Dr. Linda Bunch, one of three people indicted on federal charges of conspiracy to smuggle and sell human growth hormones for illegal purposes, is attempting to withdraw the guilty plea she entered almost a year ago.
Bunch, chiropractor Dallas Humble and computer businessman Paul Temple were indicted in June 2010 on 22 counts of violating federal law in affiliation with the Northeast Louisiana Anti-Aging and Wellness Center.
Bunch pleaded guilty in December 2011 to the first count of the indictment in a plea deal. In July, Humble pleaded guilty to one count of conspiracy and one count of aiding and abetting in the illegal distribution of HGH in an agreement with federal prosecutors.
Humble's sentencing was originally scheduled for this week, but the judge has since granted a government motion to postpone the sentencing until a decision is made on Bunch's motion to withdraw her guilty plea.
Last month, Bunch filed a motion to withdraw her plea, sayng her former attorneys pressured her into entering the plea and failed to investigate certain testimonial evidence in her favor.
Bunch withdrew her former defense attorneys in October.
The government responded Thursday with a motion in opposition to the plea withdrawal, arguing that Bunch has not provided a valid reason to withdraw her plea.
The government argues that Bunch voluntarily agreed to the plea and admitted her guilt under oath.
Additionally, the government argues that Bunch's 10-month delay in filing the motion weighs heavily against her, and it would be problematic for the court to reschedule a new trial, considering all government witnesses have since been released from subpoena.
The matter will be discussed during a hearing Dec. 14.
Count one of the indictment, and the one Bunch pleaded guilty to, alleged that from 2003 to 2008, Bunch, Humble and Temple conspired to import HGH from China that was unapproved by the Food and Drug Administration. The count also alleged the defendants conspired to possess HGH with the intent to distribute the HGH to patients at a clinic for purposes other than for treatment of medical conditions permitted under federal law.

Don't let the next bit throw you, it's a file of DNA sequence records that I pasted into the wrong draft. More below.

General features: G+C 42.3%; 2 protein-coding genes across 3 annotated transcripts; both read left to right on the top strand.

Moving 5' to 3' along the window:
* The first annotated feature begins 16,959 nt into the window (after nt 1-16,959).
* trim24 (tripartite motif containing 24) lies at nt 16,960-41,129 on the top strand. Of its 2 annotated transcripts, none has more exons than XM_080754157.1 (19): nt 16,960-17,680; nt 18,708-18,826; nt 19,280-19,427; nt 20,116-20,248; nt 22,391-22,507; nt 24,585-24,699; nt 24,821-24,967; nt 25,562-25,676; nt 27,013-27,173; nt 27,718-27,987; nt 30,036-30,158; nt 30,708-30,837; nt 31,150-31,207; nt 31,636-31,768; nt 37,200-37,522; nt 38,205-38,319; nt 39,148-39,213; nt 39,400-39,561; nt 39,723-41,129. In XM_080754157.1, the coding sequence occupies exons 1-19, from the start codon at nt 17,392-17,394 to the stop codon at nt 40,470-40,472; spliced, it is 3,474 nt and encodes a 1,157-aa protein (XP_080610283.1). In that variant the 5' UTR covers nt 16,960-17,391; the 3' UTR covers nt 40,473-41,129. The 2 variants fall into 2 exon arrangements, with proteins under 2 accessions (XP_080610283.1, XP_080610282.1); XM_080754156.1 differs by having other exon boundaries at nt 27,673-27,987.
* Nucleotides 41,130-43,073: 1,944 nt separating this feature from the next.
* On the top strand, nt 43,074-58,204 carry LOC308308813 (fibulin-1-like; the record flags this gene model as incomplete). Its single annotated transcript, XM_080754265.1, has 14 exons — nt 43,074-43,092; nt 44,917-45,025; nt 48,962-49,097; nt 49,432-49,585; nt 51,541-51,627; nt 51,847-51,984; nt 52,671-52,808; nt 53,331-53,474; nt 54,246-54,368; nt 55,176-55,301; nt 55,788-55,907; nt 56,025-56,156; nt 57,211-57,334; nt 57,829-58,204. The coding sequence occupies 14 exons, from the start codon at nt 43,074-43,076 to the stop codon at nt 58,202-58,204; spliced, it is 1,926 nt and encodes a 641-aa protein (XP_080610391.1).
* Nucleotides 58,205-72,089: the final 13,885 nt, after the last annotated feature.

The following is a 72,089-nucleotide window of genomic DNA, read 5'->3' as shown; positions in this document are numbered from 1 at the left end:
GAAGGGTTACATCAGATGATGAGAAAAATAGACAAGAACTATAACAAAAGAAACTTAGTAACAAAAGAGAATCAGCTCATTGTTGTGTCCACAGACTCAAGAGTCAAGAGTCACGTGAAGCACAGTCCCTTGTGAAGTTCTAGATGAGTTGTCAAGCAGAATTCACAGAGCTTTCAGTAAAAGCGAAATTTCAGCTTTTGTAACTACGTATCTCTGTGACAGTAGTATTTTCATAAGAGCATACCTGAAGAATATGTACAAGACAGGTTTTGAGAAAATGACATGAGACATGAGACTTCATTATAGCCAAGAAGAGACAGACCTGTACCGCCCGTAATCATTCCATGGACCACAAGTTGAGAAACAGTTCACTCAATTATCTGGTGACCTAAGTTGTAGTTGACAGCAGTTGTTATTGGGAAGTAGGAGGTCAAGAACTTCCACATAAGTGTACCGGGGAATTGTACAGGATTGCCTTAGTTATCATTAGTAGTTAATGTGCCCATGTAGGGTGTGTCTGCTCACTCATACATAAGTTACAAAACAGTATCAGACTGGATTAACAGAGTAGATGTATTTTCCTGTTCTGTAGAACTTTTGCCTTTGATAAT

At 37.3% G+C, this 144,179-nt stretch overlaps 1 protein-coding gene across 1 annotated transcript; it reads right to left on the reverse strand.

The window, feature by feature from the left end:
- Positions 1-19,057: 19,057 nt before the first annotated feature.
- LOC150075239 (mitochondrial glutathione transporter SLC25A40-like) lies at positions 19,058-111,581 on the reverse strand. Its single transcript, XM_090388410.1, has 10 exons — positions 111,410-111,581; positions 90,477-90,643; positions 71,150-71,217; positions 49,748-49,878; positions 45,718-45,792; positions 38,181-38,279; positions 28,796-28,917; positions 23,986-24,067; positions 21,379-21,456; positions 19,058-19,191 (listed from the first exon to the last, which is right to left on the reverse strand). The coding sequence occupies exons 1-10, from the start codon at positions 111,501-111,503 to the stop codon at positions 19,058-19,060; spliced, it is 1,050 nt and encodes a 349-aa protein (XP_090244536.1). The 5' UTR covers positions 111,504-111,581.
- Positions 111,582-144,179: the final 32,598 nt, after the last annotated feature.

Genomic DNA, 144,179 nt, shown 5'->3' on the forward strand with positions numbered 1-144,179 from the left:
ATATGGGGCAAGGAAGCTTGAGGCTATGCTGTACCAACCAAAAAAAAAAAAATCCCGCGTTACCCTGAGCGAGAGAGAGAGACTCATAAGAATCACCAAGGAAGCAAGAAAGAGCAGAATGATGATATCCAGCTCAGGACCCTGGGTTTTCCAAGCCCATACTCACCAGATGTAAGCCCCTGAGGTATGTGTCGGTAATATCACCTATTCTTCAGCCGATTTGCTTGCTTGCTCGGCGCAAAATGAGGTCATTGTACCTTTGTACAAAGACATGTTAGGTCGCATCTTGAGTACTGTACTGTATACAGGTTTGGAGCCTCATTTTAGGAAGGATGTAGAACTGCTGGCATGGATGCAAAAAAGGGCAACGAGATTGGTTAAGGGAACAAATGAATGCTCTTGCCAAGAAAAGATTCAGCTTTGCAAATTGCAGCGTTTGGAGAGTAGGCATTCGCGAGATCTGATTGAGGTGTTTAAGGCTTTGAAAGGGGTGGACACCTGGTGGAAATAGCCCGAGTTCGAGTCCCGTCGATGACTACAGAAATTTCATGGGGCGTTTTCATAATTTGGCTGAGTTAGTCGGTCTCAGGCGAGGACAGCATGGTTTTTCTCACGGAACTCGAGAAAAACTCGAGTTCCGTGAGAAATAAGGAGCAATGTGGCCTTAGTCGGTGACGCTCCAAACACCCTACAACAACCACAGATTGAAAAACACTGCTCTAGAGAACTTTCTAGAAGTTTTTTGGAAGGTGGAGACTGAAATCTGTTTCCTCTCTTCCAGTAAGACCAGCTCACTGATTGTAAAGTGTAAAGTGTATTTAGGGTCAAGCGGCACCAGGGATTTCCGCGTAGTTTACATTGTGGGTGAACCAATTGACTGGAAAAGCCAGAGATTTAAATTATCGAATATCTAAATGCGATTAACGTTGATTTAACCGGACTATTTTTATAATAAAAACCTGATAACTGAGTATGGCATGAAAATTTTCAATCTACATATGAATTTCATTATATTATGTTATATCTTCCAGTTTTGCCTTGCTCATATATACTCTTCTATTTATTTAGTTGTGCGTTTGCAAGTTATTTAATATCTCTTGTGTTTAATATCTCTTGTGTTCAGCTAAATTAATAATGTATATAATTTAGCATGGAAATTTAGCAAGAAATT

As part of the plea deal, Bunch agreed to pay $200,000 to make up for what she obtained in proceeds from the alleged conspiracy. She faces up to five years in prison and a fine of up to $250,000.
Temple pleaded guilty in December 2010 to count 22 of the indictment, which involves the facilitation of smuggled HGH. As part of the agreement, the other counts against him were dropped.
He was sentenced in August to five years of supervised probation.
Humble faces a maximum of five years in prison and up to $250,000 in fines for each count.
As part of the plea agreement, Humble must forfeit his property on Cypress Street in West Monroe, where the clinic was located.
The Food, Drug and Cosmetic Act prohibits the knowing distribution of, or possession with intent to distribute, HGH for any use in humans other than the treatment of a disease or other recognized medical condition. Those medical conditions can include growth hormone deficiencies that can affect a child's kidneys or the severe weight loss associated with HIV.
The hormone also has been known to arrest the effects of aging, and the government alleges the co-defendants conspired to obtain HGH to use as an anti-aging treatment.